By timothy from Slashdot's or-maybe-that's-exactly-the-right-kind department
:R3d M3rcury (871886)
writes "How's this for a good idea? A gun that won't fire unless it's within 10 inches of a watch? That's the iP1 from Armatrix. Of course, don't try to sell it here in the United States."
From the NY Times article linked: "[Armatrix employee] Belinda Padilla does not pick up unknown calls anymore, not since someone posted her cellphone number on an online forum for gun enthusiasts. Then someone snapped pictures of the address where she has a P.O. box and put those online, too. In a crude, cartoonish scrawl, this person drew an arrow to the blurred image of a woman passing through the photo frame. 'Belinda?" the person wrote. "Is that you?" ... "I have no qualms with the idea of personally and professionally leveling the life of someone who has attempted to profit from disarming me and my fellow Americans," one commenter wrote."
The article paints a fairly rosy picture of the particular technology that Armatrix is pushing, but their ID-checking gun seems to default to an unfireable state
, which might not always be an attractive feature. And given that at least one state — New Jersey — has hinged a gun law on the commercial availability of these ID-linked guns
, it's not surprising that some gun owners dislike a company that advertises this kind of system as "the future of the firearm."Read Replies (0)
By samzenpus from Slashdot's it-is-good-report department
An anonymous reader writes "A former MIT instructor and students have come up with software that can write an entire essay in less than one second; just feed it up to three keywords.The essays, though grammatically correct and structurally sound, have no coherent meaning and have proved to be graded highly by automated essay-grading software. From The Chronicle of Higher Education article: 'Critics of automated essay scoring are a small but lively band, and Mr. Perelman is perhaps the most theatrical. He has claimed to be able to guess, from across a room, the scores awarded to SAT essays, judging solely on the basis of length. (It’s a skill he happily demonstrated to a New York Times reporter in 2005.) In presentations, he likes to show how the Gettysburg Address would have scored poorly on the SAT writing test. (That test is graded by human readers, but Mr. Perelman says the rubric is so rigid, and time so short, that they may as well be robots.).'"Read Replies (0)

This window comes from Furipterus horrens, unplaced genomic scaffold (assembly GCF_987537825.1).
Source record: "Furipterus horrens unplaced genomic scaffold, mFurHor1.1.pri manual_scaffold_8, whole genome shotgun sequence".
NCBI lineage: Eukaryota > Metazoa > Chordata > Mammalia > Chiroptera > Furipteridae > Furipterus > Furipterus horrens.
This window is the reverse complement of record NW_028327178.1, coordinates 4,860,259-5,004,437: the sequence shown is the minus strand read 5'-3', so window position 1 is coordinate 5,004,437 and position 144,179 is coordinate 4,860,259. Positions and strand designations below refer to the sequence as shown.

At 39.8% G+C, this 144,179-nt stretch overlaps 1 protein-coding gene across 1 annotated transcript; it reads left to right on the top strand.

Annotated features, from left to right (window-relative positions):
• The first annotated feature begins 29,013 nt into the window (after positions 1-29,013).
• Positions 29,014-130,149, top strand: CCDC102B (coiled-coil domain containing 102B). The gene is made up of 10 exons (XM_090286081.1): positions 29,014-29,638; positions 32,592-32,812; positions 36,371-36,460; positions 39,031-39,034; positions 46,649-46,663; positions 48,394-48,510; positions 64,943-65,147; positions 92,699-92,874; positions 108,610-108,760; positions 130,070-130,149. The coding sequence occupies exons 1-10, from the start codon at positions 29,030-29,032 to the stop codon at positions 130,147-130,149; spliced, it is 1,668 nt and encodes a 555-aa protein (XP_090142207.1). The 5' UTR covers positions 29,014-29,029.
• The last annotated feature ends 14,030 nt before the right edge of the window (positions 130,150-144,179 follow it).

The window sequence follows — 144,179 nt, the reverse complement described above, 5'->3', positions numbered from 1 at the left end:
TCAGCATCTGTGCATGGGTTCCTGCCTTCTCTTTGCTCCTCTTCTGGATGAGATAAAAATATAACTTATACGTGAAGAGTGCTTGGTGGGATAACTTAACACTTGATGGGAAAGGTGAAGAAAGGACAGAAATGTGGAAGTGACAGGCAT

By Soulskill from Slashdot's why-those-birds-are-so-angry department
An anonymous reader writes "If you play games online against other people, chances are you've come up against somebody who's obviously cheating. Wall hacks, aimbots, map hacks, item dupes — you name it, and there will always be a small (but annoying) segment of the gaming population who does it. Many of these cheating methods are bought and sold online, and PCGamer has done some investigative reporting to show us rule-abiding types how it all works. A single cheat-selling website manages to pull in $300,000 a year, and it's one of many. The people running the site aren't worried about their business drying up, either — game developers quickly catch 'rage cheaters,' and players cheating to be seen, but they have a much harder time detecting the 'closet cheaters' who hide it well. Countermeasures like PunkBuster and VAC are sidestepped quickly and easily."Read Replies (0)